I don't know how an eBike gets used for hunting. Do you bring the carcass back out with you? When I hear Colorado, I think mountains. How much climbing do you expect to do? It sounds like you want a bicycle to do the work of a UTV, but I could easily be wrong with that assumption. As mentioned, you need to get to dealers and ride one off road.
 

indianajo

Well-Known Member
If longbowelk weighs under 140 lb that leaves 160 lb for a deer carcass. My dad was that small. Otherwise e-bikes are great at hunting, useless at harvesting. Useful for antelope, maybe. Look for a cargo bike like left. I can handle a L78-15 pickup tire with the extended rack.
I have to admit the stealth factor of an ebike would be a big plus. At my summer camp I can hear a gas 4 wheeler from about 2 miles away, and they stink, too. About as stealthy as the deer clowns that leave fast food wrappers & beer cans all over my property every fall. Birds can't smell, ungulates can.
 
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longbowelk

New Member
As far as packing out elk I would only pack out 50 to 80 lbs at a time. You can bone it out and leave the leg bone that is a lot of extra weight. As far as climbing mountains with the bike, not even attempting that. Looking at traveling logging roads and crossing fields. At this point it may be dreaming.
 

Pragmatic

Member
longbowelk Agree the Sturmey-Archer 3 Speed Internaly Geared Hub (IGH) is more attractive than a trail-vulnerable derailleur (have had derailleur bikes including MTBs almost my whole life). Remember seeing lots of British-origin 3-Speed Sturmey-Archer bikes as a kid, Raleigh brand (still around) comes to mind, simple, reliable, unexciting. Sturmey-Archer (UK) was in business from 1902 thru 2000, then went bankrupt, a Taiwanese company RunRace bought the machinery and design rights, and improved upon the design and quality so that's what's on the Rambo Bikes. The 32T Narrow Wide chain ring and Runrace-Sturmey-Archer 3-Speed IGH should be a good combination.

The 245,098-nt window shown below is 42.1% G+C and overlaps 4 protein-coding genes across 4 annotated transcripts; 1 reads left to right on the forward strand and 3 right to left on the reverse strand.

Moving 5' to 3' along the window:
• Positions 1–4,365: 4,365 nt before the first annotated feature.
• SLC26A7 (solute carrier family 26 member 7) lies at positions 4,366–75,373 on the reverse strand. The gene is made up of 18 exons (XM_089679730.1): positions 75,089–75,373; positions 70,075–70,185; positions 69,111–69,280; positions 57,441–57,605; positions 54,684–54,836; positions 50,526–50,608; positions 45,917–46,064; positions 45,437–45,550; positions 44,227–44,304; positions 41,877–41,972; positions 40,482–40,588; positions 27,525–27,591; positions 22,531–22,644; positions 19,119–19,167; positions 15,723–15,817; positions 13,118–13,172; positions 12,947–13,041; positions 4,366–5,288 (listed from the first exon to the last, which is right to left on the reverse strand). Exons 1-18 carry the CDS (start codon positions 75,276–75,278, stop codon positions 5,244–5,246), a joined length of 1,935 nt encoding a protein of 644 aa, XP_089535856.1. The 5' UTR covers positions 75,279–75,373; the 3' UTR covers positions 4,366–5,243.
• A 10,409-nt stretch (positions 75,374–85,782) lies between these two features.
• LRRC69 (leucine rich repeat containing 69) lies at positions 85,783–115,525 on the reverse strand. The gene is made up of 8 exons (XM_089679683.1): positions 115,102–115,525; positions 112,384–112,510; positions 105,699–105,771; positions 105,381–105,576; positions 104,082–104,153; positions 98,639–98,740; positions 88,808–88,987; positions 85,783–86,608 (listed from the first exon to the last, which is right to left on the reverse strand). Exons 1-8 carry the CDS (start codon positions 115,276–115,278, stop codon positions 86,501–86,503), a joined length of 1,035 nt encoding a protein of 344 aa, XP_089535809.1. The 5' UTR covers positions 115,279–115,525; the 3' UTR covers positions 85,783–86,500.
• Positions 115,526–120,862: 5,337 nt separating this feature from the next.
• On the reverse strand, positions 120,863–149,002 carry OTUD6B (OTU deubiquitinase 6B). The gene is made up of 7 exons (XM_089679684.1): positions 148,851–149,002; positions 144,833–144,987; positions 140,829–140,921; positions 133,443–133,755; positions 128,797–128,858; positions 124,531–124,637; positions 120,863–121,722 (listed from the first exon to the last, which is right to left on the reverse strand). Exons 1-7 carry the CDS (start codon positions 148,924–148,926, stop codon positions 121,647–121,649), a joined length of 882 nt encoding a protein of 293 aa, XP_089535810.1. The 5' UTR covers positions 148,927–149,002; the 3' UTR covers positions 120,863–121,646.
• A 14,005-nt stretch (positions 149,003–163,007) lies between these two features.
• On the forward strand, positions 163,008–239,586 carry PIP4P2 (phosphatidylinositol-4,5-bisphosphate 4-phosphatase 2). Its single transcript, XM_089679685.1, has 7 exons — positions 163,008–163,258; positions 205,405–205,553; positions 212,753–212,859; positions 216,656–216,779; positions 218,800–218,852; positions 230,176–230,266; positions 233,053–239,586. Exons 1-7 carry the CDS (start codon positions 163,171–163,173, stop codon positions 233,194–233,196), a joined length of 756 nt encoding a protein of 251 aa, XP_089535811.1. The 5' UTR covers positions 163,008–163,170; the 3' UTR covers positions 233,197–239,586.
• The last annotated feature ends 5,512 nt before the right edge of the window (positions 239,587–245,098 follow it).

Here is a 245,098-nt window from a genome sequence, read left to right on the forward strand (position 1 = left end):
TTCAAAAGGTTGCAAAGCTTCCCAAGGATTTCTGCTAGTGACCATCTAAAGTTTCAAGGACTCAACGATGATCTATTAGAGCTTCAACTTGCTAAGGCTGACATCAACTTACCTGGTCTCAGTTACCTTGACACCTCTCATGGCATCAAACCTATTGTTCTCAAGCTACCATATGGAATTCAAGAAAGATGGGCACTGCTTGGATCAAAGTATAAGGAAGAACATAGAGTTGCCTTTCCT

Rambo has great hunting/fishing/kayaking trailer accessories on their website. These can generally be purchased at discounted prices from Rambo vendors, and Amazon.

For the price, the 2018 R750 G3 w/mid-powered Bafang BBSO2 currently looks price-attractive for an entry level e-FTB with a end-of-year sale price around of $1,600 for a non-accesssorized bike. You'd of course want racks bags, and fenders however. Costco currently has such a bike for $1,999 + tax, but you can do even better if you shop around. The 42v 10.4AH battery is a bit skimpy, and mechanical disk brakes are nothing special - but anything can be upgraded to personal preferences. A compatible front suspension fork might be another desirable future upgrade.

You could build an e-FTB for a few hundred dollars less with the more powerful/even more reliable Bafang BBSHD and 52v battery, if you wanted to using a (example) $400 Costco FTB as a starting point. Luna Cycle is a reasonably priced (US) West Coast source for e-Bike kits and parts. In the future, if desired, the R750 G3 BBSO2 could be upgraded in ~20 minutes to a 1,000+w BBSHD for ~$535 from Luna Cycle plus a 52v battery upgrade.